Mission and History
Since 1982, the J. Wayne and Elsie M. Gunn Center for the Study of Science Fiction (CSSF) has offered courses, classroom resources, writing awards, and public events focused on shared inquiry, celebration, and creation of genres such as science fiction, fantasy, Afrofuturism, fabulist fiction, horror, fan fiction, speculative poetry, neo-Gothic narratives, and posthumanism.
At CSSF, we believe that through our encounter with different worlds, we come to know the one we all share; we also become better equipped to create new possibilities within it. Our ongoing mission is to foster a global community of students, scholars, artists, educators, and enthusiasts who are interested in exploring the limitless potential of the human imagination, whether that be to question, to play, or to dream the future.
A Brief History of CSSF
The Gunn Center for the Study of Science Fiction (CSSF) was established by the Kansas Board of Regents in 1982 at the University of Kansas by Prof. James E. Gunn (1923 – 2020). It was the first such organization established at a major university, and envisioned as a focus point for the outreach Gunn began in 1969 with his Science Fiction Lecture Series. Although it finds its administrative home in the KU Department of English, it draws from the expertise of faculty, staff, and students throughout the university as well as SF aficionados from Lawrence, KS, the greater Kansas City area, and around the world. In 1991, a generous endowment by Dr. Richard W. Gunn, James Gunn’s brother, allowed further expansion of CSSF’s activities and prompted its re-naming as the J. Wayne and Elsie M. Gunn Center for the Study of Science Fiction, in honor of the siblings’ parents.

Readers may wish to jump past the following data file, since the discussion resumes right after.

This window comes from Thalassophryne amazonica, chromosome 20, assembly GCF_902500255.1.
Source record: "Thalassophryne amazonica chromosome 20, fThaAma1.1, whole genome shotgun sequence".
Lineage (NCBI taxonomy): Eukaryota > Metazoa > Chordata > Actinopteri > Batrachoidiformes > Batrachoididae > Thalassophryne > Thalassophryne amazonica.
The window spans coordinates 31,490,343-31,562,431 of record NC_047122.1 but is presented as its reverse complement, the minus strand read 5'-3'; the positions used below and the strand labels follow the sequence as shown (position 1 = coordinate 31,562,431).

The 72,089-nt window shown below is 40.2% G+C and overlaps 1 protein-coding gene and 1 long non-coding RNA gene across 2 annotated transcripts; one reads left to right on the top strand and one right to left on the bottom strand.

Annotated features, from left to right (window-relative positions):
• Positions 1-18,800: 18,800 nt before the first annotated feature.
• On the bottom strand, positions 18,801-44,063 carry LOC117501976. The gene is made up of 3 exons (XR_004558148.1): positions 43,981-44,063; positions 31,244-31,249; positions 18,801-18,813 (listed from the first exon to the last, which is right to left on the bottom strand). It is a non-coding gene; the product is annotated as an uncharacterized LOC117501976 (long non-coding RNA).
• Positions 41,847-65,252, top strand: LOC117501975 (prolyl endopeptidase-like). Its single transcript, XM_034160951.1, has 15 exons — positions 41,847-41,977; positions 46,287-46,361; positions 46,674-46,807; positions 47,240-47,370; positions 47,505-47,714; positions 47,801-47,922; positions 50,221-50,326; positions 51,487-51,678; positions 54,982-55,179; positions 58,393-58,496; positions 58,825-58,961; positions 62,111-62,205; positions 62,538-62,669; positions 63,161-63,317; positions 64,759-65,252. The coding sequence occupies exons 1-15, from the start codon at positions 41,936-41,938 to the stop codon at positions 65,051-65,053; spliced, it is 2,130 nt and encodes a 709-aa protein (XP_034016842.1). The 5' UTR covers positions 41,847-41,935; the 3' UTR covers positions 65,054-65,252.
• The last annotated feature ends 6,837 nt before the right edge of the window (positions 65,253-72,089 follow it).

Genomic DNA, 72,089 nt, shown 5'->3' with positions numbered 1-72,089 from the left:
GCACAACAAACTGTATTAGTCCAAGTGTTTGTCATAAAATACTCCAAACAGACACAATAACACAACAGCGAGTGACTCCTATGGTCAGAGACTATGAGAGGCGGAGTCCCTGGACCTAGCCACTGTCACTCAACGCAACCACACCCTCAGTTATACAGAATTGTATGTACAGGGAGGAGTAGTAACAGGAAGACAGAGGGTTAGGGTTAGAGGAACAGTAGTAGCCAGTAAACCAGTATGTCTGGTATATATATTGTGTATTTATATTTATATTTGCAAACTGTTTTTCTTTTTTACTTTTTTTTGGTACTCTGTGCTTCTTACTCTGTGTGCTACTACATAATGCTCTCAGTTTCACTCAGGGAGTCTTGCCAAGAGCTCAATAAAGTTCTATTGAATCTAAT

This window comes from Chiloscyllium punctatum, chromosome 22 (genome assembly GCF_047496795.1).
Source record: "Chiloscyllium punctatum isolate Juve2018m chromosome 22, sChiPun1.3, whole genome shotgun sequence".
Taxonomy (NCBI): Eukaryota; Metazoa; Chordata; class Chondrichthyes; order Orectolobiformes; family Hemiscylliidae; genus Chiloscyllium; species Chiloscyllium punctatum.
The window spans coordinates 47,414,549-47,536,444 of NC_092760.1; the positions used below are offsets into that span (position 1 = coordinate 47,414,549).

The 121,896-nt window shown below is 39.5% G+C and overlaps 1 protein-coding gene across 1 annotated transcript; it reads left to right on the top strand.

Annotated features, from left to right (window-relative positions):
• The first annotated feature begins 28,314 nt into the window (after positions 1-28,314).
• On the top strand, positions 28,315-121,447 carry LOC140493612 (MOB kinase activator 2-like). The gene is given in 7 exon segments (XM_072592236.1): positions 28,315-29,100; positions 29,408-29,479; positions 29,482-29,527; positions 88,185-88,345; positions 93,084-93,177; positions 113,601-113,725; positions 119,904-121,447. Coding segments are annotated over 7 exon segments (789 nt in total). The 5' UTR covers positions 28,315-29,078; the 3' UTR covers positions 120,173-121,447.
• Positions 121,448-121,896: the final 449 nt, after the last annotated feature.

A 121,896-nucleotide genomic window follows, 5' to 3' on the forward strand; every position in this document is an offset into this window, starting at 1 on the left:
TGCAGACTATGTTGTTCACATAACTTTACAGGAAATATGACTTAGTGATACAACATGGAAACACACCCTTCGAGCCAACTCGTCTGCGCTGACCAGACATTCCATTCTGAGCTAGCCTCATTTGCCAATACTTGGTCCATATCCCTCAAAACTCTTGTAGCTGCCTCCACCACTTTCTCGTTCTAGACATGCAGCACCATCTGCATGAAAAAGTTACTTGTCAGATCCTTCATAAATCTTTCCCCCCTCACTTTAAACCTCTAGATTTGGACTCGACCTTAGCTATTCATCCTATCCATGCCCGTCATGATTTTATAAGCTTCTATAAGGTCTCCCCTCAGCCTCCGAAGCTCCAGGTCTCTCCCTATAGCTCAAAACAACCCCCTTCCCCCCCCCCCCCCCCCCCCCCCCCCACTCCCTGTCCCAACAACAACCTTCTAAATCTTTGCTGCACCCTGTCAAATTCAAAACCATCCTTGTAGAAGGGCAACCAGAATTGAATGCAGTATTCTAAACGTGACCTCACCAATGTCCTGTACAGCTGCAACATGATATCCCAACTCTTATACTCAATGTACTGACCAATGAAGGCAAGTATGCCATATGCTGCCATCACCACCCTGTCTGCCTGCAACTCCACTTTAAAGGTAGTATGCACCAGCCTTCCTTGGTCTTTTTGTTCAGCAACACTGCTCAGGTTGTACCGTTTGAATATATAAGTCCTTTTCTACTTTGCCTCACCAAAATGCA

Over the decades, events and offerings have included the administration and presentation of the Theodore Sturgeon Memorial Award (est. 1987) for best short SF of the year; the presentation of the John W. Campbell Memorial Award (est. 1973) for best science fiction novel of the year (now administered by the Kansas City Science Fiction & Fantasy Society); an annual summer Institute on the Teaching of Science Fiction; the annual workshops on crafting science fiction and speculative fiction; the launch of James Gunn's Ad Astra, a multidimensional journal of fiction, nonfiction, essays, reviews, and multimedia; AboutSF, an educational-outreach program serving local educators and librarians interested in SF pedagogy to help get SF into the hands of young people; and undergraduate and graduate courses in the departments of English, French & Francophone Studies, and Slavic & Eurasian Languages & Literatures.